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An Exercise in Grieving and Self-Empathy

Would you treat anyone the way you were treated?

It’s a fascinating question. And perhaps the greatest antidote to the lack of self-empathy that too often sabotages the recovery of Narcissistic Abuse Survivors.

If you were born into a narcissistic family, it’s like being born into a cult. That’s all you know. If you married into it, surrendering normalcy was your only option to make your marriage work. When you’ve lived under Narcissistic Abuse for months, years and decades, it all becomes a blur.

If you’re a regular reader, you may know that I’m something of a spreadsheet maniac. Okay, okay. Maybe it’s an offshoot of my OCD, but spreadsheets help keep life organized. Like the rabbi in Fiddler On The Roof who assures us that “There is a blessing for everything,” I have a spreadsheet for everything.

When denial threatens to drown me and I’ve forgotten more abuses than I can remember, my “Timeline of Abuse” spreadsheet saves the day. There’s a column for the year the abuse occurred. There’s a column with a short summary and a column with the full explanation. Then there’s a column titled “Category.” I even did some Pivot Tables to give me a snapshot view from the 10,000 feet perspective when denial drowns me and I need a quick reminder that all was NOT well in the Kingdom.

Yesterday, I added a new column to the Timeline of Abuse. It’s titled simply, “Would I ever do this?”.

You see, my abusers were well-educated, smart and cerebral. They didn’t just abuse, they explained exactly why they were abusing, often with a Bible handy nearby, in a bid for my acquiescence in my own abuse. Resistance and unhappiness with “the way things will be” was deemed unrighteousness and rebellion on my part. Naturally, this robbed me of any grounds for self-empathy. How cruel!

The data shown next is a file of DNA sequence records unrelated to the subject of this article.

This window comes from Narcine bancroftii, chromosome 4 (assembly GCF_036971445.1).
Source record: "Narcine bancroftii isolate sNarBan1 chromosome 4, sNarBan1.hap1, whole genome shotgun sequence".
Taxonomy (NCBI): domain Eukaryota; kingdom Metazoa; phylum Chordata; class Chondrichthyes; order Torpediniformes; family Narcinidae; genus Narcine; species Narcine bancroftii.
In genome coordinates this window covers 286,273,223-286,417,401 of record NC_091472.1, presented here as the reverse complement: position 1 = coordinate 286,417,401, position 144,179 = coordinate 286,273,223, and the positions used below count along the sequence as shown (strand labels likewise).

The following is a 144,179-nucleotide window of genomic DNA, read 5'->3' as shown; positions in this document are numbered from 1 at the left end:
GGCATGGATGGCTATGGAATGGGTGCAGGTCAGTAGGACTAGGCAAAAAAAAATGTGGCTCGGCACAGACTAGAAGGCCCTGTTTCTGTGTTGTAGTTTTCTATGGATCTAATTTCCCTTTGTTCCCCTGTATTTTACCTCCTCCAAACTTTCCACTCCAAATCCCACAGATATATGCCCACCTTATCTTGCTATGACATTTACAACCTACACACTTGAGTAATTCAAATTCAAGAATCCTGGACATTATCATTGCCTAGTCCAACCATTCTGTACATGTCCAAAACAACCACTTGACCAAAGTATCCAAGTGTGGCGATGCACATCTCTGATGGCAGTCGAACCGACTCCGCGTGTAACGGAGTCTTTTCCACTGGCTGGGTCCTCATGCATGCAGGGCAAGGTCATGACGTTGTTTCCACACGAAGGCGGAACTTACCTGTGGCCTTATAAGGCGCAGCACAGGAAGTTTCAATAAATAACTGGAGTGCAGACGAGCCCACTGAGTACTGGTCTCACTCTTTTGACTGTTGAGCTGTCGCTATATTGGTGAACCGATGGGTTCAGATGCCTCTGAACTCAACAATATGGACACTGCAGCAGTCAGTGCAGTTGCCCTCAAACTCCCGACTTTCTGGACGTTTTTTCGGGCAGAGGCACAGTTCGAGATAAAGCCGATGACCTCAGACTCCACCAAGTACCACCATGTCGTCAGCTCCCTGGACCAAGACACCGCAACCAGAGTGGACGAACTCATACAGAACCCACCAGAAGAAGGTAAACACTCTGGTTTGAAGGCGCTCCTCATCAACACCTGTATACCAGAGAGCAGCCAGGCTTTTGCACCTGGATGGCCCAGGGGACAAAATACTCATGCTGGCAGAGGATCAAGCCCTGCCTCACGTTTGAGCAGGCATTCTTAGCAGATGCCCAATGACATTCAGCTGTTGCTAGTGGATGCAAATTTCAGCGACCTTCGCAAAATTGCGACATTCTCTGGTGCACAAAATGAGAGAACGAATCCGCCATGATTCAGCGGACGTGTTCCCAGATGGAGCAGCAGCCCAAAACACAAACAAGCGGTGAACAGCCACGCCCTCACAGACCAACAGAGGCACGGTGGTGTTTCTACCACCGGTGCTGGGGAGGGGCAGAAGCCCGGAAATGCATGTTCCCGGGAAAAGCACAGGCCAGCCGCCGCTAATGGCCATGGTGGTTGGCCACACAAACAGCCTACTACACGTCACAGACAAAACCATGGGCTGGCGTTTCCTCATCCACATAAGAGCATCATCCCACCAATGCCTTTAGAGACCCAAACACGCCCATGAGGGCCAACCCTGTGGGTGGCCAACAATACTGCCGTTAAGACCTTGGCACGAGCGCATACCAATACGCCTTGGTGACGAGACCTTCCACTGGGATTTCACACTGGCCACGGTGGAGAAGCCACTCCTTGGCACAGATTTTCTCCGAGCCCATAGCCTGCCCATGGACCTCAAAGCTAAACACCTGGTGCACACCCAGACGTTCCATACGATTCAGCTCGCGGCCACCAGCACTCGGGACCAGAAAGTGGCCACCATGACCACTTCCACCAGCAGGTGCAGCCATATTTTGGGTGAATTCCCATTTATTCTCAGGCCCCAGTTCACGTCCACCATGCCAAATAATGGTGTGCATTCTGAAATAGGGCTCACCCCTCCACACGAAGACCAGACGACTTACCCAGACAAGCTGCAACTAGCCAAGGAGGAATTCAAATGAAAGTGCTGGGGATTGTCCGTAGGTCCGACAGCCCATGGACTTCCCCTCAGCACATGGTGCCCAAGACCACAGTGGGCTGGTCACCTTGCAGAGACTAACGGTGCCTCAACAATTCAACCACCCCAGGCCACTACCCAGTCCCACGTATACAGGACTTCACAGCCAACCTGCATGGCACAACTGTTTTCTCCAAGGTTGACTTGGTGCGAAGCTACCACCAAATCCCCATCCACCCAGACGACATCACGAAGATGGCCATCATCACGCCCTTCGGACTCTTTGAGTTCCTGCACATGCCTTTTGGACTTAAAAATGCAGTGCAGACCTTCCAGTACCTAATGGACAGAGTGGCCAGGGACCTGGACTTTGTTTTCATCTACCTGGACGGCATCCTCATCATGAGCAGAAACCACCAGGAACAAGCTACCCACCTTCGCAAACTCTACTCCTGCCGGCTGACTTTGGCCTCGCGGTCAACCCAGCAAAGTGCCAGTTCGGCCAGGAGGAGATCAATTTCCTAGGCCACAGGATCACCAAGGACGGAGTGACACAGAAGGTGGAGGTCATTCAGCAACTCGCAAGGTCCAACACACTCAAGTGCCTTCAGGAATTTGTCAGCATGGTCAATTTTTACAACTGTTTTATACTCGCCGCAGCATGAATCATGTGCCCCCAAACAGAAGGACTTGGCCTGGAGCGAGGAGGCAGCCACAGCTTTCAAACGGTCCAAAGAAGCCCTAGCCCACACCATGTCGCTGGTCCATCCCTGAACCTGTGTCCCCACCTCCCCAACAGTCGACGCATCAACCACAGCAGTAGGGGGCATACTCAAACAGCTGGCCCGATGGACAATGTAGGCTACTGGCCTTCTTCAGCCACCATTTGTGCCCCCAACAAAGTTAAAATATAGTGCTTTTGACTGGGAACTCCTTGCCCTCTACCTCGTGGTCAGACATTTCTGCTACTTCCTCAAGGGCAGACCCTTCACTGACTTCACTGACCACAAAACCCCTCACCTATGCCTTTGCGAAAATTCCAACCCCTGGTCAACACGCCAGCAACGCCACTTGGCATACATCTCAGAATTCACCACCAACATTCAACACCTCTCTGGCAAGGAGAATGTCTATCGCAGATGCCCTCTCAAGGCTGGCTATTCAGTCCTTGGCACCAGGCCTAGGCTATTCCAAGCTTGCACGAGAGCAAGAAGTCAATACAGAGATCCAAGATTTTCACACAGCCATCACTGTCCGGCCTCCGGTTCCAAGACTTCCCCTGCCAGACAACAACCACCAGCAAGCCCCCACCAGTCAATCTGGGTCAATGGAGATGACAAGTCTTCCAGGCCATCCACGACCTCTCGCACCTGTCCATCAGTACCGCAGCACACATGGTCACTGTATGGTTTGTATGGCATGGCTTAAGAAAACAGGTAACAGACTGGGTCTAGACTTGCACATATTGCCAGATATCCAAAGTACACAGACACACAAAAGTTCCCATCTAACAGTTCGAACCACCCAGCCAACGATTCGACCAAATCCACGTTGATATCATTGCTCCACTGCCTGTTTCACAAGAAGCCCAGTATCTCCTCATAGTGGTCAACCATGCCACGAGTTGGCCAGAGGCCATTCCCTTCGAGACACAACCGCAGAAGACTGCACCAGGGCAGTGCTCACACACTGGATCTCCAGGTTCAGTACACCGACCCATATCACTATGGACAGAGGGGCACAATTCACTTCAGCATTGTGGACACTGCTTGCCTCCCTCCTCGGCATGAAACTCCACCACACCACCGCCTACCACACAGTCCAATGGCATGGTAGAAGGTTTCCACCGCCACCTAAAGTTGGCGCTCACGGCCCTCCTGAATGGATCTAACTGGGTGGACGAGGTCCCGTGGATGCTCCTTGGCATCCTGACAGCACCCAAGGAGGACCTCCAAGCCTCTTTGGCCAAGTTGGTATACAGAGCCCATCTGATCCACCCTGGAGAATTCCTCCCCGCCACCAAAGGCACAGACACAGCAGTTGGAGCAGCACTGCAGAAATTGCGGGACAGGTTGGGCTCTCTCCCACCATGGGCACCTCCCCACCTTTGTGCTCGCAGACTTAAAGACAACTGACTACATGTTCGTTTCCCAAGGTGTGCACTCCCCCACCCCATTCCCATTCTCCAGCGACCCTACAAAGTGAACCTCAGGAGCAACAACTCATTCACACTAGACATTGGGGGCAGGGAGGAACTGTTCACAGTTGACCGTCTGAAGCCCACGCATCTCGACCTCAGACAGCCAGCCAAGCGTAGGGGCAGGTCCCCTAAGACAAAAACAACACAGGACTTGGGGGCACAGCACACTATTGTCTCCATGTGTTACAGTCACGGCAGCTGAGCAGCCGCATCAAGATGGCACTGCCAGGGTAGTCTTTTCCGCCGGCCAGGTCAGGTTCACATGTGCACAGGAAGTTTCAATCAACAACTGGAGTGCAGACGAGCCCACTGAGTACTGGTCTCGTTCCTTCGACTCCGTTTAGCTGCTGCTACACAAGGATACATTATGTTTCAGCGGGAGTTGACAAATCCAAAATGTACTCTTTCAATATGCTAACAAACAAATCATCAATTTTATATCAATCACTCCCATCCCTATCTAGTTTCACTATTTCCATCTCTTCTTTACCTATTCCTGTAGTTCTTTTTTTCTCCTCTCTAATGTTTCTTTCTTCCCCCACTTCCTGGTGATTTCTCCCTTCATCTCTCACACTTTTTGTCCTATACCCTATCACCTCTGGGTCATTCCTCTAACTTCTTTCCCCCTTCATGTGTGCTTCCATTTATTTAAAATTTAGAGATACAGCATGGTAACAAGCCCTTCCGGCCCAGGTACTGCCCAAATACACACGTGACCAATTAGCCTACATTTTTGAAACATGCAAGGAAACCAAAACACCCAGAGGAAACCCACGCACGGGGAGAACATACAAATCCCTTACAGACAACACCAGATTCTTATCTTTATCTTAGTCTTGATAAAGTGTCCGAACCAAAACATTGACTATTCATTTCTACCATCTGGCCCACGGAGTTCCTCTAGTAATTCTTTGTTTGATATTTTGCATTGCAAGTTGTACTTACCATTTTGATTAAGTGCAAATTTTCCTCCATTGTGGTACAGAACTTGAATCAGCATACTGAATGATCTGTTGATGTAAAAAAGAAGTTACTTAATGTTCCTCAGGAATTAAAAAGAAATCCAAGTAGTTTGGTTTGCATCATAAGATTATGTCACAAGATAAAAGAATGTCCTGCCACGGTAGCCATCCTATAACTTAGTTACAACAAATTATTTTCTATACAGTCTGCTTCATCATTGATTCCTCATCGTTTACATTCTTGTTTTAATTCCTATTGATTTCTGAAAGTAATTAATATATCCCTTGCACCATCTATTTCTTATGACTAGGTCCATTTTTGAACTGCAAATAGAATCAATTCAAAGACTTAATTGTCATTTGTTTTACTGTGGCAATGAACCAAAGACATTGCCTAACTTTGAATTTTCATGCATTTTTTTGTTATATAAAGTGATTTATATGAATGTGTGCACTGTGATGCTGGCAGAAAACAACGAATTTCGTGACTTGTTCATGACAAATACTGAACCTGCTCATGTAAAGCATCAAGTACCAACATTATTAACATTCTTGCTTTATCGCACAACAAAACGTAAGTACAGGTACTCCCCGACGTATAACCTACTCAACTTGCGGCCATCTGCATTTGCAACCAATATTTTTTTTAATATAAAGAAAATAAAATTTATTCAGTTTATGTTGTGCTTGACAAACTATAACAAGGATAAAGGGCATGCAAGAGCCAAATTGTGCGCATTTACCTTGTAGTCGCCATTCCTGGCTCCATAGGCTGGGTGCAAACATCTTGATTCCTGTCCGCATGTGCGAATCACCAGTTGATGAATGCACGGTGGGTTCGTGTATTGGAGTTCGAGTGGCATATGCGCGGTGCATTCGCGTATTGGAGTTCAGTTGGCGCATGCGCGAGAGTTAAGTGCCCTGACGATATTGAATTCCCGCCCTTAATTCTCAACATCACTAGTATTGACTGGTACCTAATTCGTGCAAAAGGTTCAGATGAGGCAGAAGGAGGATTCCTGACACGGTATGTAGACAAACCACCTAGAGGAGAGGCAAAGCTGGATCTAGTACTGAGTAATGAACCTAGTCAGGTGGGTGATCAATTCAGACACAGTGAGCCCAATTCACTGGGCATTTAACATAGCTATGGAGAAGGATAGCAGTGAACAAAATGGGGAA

The new column is intended to trigger retroactive self-empathy and facilitate the grieving that must occur before healing can occur. If you too have an Abuse spreadsheet, try adding this column (and don’t forget to refresh your Pivot Tables.) Then take a quiet afternoon to re-read your spreadsheet and fill out the new column. As you read each row, each abuse incident on your spreadsheet, ask yourself, “Would I ever, ever do this to anyone!?” Is there any reason, any excuse, any justification for doing what they did? Ever? Ever!?

If not, enter “N” for “no.” If so, enter “Y” for “yes.” How many Y’s do you think you’ll enter? Any?

So far, I haven’t entered any Y’s.

Which brings us back to the eternal question: “Why do narcissists do what they do?” I’ve heard a lot of reasons and excuses. But I’m not buying ’em.

Because my new column tells me what they did was not okay. Not then. Not ever.

Merry Christmas to all my readers. God bless us, everyone! And if you liked what you read, please subscribe!

Photo by jen_rab

An Exercise in Grieving and Self-Empathy

Lenora Thompson

Lenora Thompson is a syndicated Huffington Post freelance writer and food blogger. Her readers call her the "Edward Snowden" and "Wikileaks" of narcissism because of her no-holds-barred-take-no-prisoners approach to writing about narcissism. “Narcissism Meets Normalcy” is the real-life, ongoing story of her healing journey from being held “hostage” by a multi-generational, cult-like narcissistic family. It's gritty and real, bloody and bruised, humorous and sarcastic. Lenora Thompson considers herself a “whistleblower,” shining a spotlight on narcissistic abuse so others can also claim their freedom and experience healing. To learn more about Lenora, her husband Michael's heroic battle with Pulmonary Alveolar Proteinosis and to read her writings about food, please visit Thank you!

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APA Reference
Thompson, L. (2016). An Exercise in Grieving and Self-Empathy. Psych Central. Retrieved on January 22, 2020, from


Last updated: 25 Dec 2016
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